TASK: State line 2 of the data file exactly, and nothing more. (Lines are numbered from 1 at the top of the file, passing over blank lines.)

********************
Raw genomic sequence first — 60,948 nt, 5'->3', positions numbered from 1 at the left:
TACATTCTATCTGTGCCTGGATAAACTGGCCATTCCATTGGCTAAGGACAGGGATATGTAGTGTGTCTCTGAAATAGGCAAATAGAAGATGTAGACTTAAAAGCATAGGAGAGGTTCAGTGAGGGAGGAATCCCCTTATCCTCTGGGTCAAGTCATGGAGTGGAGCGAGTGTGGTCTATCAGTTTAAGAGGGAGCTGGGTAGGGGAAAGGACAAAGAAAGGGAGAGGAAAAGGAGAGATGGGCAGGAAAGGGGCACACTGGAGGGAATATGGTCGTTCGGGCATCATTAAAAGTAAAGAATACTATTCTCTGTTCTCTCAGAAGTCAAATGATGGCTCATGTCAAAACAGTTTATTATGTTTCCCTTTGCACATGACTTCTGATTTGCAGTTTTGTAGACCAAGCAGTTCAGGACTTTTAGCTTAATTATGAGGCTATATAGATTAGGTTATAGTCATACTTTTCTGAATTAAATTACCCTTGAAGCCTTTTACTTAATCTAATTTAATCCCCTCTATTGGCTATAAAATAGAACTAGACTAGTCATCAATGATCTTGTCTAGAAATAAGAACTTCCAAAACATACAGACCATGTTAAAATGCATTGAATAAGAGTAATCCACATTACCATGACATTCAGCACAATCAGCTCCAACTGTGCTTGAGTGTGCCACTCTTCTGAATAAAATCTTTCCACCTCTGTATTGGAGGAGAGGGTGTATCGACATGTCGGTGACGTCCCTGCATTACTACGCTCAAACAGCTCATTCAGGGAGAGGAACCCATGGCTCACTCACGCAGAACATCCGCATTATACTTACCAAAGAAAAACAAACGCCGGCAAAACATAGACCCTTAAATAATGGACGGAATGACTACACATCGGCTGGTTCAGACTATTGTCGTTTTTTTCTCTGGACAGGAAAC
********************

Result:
TACATTCTATCTGTGCCTGGATAAACTGGCCATTCCATTGGCTAAGGACAGGGATATGTAGTGTGTCTCTGAAATAGGCAAATAGAAGATGTAGACTTAAAAGCATAGGAGAGGTTCAGTGAGGGAGGAATCCCCTTATCCTCTGGGTCAAGTCATGGAGTGGAGCGAGTGTGGTCTATCAGTTTAAGAGGGAGCTGGGTAGGGGAAAGGACAAAGAAAGGGAGAGGAAAAGGAGAGATGGGCAGGAAAGGGGCACACTGGAGGGAATATGGTCGTTCGGGCATCATTAAAAGTAAAGAATACTATTCTCTGTTCTCTCAGAAGTCAAATGATGGCTCATGTCAAAACAGTTTATTATGTTTCCCTTTGCACATGACTTCTGATTTGCAGTTTTGTAGACCAAGCAGTTCAGGACTTTTAGCTTAATTATGAGGCTATATAGATTAGGTTATAGTCATACTTTTCTGAATTAAATTACCCTTGAAGCCTTTTACTTAATCTAATTTAATCCCCTCTATTGGCTATAAAATAGAACTAGACTAGTCATCAATGATCTTGTCTAGAAATAAGAACTTCCAAAACATACAGACCATGTTAAAATGCATTGAATAAGAGTAATCCACATTACCATGACATTCAGCACAATCAGCTCCAACTGTGCTTGAGTGTGCCACTCTTCTGAATAAAATCTTTCCACCTCTGTATTGGAGGAGAGGGTGTATCGACATGTCGGTGACGTCCCTGCATTACTACGCTCAAACAGCTCATTCAGGGAGAGGAACCCATGGCTCACTCACGCAGAACATCCGCATTATACTTACCAAAGAAAAACAAACGCCGGCAAAACATAGACCCTTAAATAATGGACGGAATGACTACACATCGGCTGGTTCAGACTATTGTCGTTTTTTTCTCTGGACAGGAAAC